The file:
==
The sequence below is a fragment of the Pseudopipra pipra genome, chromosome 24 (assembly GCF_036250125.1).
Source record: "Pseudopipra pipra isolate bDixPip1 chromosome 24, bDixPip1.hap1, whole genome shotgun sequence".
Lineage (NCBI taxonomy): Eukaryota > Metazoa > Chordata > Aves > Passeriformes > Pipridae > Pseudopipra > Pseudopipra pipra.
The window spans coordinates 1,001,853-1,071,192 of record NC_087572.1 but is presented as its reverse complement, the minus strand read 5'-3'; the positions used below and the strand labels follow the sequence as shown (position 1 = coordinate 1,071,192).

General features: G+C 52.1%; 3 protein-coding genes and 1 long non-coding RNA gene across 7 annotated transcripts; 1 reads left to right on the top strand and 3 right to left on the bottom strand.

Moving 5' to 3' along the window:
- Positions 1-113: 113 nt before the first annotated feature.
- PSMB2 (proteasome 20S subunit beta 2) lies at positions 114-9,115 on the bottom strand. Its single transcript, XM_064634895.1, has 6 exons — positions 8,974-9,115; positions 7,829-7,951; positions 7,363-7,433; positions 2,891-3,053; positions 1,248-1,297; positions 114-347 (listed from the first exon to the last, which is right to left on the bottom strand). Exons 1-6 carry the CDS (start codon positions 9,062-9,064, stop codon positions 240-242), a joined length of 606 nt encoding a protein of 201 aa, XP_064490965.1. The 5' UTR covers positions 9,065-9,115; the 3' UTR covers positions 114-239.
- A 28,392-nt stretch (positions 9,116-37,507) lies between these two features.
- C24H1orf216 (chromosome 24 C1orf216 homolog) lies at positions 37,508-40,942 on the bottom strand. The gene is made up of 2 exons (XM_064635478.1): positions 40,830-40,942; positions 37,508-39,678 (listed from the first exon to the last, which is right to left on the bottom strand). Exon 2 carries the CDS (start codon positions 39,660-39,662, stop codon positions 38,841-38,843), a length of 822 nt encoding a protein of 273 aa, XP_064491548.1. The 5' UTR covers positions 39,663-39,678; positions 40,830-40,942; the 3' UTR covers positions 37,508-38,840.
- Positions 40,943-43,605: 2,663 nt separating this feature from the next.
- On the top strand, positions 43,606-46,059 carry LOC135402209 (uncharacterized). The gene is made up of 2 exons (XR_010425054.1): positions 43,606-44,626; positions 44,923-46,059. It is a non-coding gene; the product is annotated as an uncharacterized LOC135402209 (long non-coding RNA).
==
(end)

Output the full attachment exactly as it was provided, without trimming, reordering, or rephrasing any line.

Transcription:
The sequence below is a fragment of the Pseudopipra pipra genome, chromosome 24 (assembly GCF_036250125.1).
Source record: "Pseudopipra pipra isolate bDixPip1 chromosome 24, bDixPip1.hap1, whole genome shotgun sequence".
Lineage (NCBI taxonomy): Eukaryota > Metazoa > Chordata > Aves > Passeriformes > Pipridae > Pseudopipra > Pseudopipra pipra.
The window spans coordinates 1,001,853-1,071,192 of record NC_087572.1 but is presented as its reverse complement, the minus strand read 5'-3'; the positions used below and the strand labels follow the sequence as shown (position 1 = coordinate 1,071,192).

General features: G+C 52.1%; 3 protein-coding genes and 1 long non-coding RNA gene across 7 annotated transcripts; 1 reads left to right on the top strand and 3 right to left on the bottom strand.

Moving 5' to 3' along the window:
- Positions 1-113: 113 nt before the first annotated feature.
- PSMB2 (proteasome 20S subunit beta 2) lies at positions 114-9,115 on the bottom strand. Its single transcript, XM_064634895.1, has 6 exons — positions 8,974-9,115; positions 7,829-7,951; positions 7,363-7,433; positions 2,891-3,053; positions 1,248-1,297; positions 114-347 (listed from the first exon to the last, which is right to left on the bottom strand). Exons 1-6 carry the CDS (start codon positions 9,062-9,064, stop codon positions 240-242), a joined length of 606 nt encoding a protein of 201 aa, XP_064490965.1. The 5' UTR covers positions 9,065-9,115; the 3' UTR covers positions 114-239.
- A 28,392-nt stretch (positions 9,116-37,507) lies between these two features.
- C24H1orf216 (chromosome 24 C1orf216 homolog) lies at positions 37,508-40,942 on the bottom strand. The gene is made up of 2 exons (XM_064635478.1): positions 40,830-40,942; positions 37,508-39,678 (listed from the first exon to the last, which is right to left on the bottom strand). Exon 2 carries the CDS (start codon positions 39,660-39,662, stop codon positions 38,841-38,843), a length of 822 nt encoding a protein of 273 aa, XP_064491548.1. The 5' UTR covers positions 39,663-39,678; positions 40,830-40,942; the 3' UTR covers positions 37,508-38,840.
- Positions 40,943-43,605: 2,663 nt separating this feature from the next.
- On the top strand, positions 43,606-46,059 carry LOC135402209 (uncharacterized). The gene is made up of 2 exons (XR_010425054.1): positions 43,606-44,626; positions 44,923-46,059. It is a non-coding gene; the product is annotated as an uncharacterized LOC135402209 (long non-coding RNA).